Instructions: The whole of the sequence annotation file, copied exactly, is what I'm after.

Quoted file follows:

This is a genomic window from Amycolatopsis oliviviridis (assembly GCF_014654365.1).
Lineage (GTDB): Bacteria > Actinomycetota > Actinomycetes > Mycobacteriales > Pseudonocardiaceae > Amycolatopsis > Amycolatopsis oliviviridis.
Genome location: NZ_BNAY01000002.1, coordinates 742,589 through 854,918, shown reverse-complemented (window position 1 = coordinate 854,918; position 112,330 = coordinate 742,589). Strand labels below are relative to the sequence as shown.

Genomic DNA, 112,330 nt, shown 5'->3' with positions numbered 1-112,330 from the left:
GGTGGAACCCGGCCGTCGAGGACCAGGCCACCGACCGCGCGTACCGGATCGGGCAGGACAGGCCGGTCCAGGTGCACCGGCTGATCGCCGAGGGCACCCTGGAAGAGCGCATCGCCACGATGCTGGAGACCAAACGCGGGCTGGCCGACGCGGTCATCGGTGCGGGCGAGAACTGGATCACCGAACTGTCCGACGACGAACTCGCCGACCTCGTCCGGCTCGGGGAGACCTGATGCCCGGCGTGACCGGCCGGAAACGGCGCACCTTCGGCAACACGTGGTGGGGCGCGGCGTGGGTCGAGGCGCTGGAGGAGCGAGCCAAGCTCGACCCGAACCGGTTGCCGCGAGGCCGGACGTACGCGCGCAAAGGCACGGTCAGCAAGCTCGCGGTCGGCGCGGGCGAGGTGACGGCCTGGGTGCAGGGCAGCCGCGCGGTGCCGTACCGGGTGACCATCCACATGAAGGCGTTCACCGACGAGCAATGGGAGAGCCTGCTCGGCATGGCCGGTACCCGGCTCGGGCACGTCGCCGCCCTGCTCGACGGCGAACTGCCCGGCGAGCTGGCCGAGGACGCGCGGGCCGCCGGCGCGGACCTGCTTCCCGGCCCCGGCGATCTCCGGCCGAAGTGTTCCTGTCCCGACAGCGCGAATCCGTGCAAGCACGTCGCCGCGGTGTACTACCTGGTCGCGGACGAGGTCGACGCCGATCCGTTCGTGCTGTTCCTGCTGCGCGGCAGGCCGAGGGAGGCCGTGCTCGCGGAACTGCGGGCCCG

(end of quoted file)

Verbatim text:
This is a genomic window from Amycolatopsis oliviviridis (assembly GCF_014654365.1).
Lineage (GTDB): Bacteria > Actinomycetota > Actinomycetes > Mycobacteriales > Pseudonocardiaceae > Amycolatopsis > Amycolatopsis oliviviridis.
Genome location: NZ_BNAY01000002.1, coordinates 742,589 through 854,918, shown reverse-complemented (window position 1 = coordinate 854,918; position 112,330 = coordinate 742,589). Strand labels below are relative to the sequence as shown.

Genomic DNA, 112,330 nt, shown 5'->3' with positions numbered 1-112,330 from the left:
GGTGGAACCCGGCCGTCGAGGACCAGGCCACCGACCGCGCGTACCGGATCGGGCAGGACAGGCCGGTCCAGGTGCACCGGCTGATCGCCGAGGGCACCCTGGAAGAGCGCATCGCCACGATGCTGGAGACCAAACGCGGGCTGGCCGACGCGGTCATCGGTGCGGGCGAGAACTGGATCACCGAACTGTCCGACGACGAACTCGCCGACCTCGTCCGGCTCGGGGAGACCTGATGCCCGGCGTGACCGGCCGGAAACGGCGCACCTTCGGCAACACGTGGTGGGGCGCGGCGTGGGTCGAGGCGCTGGAGGAGCGAGCCAAGCTCGACCCGAACCGGTTGCCGCGAGGCCGGACGTACGCGCGCAAAGGCACGGTCAGCAAGCTCGCGGTCGGCGCGGGCGAGGTGACGGCCTGGGTGCAGGGCAGCCGCGCGGTGCCGTACCGGGTGACCATCCACATGAAGGCGTTCACCGACGAGCAATGGGAGAGCCTGCTCGGCATGGCCGGTACCCGGCTCGGGCACGTCGCCGCCCTGCTCGACGGCGAACTGCCCGGCGAGCTGGCCGAGGACGCGCGGGCCGCCGGCGCGGACCTGCTTCCCGGCCCCGGCGATCTCCGGCCGAAGTGTTCCTGTCCCGACAGCGCGAATCCGTGCAAGCACGTCGCCGCGGTGTACTACCTGGTCGCGGACGAGGTCGACGCCGATCCGTTCGTGCTGTTCCTGCTGCGCGGCAGGCCGAGGGAGGCCGTGCTCGCGGAACTGCGGGCCCG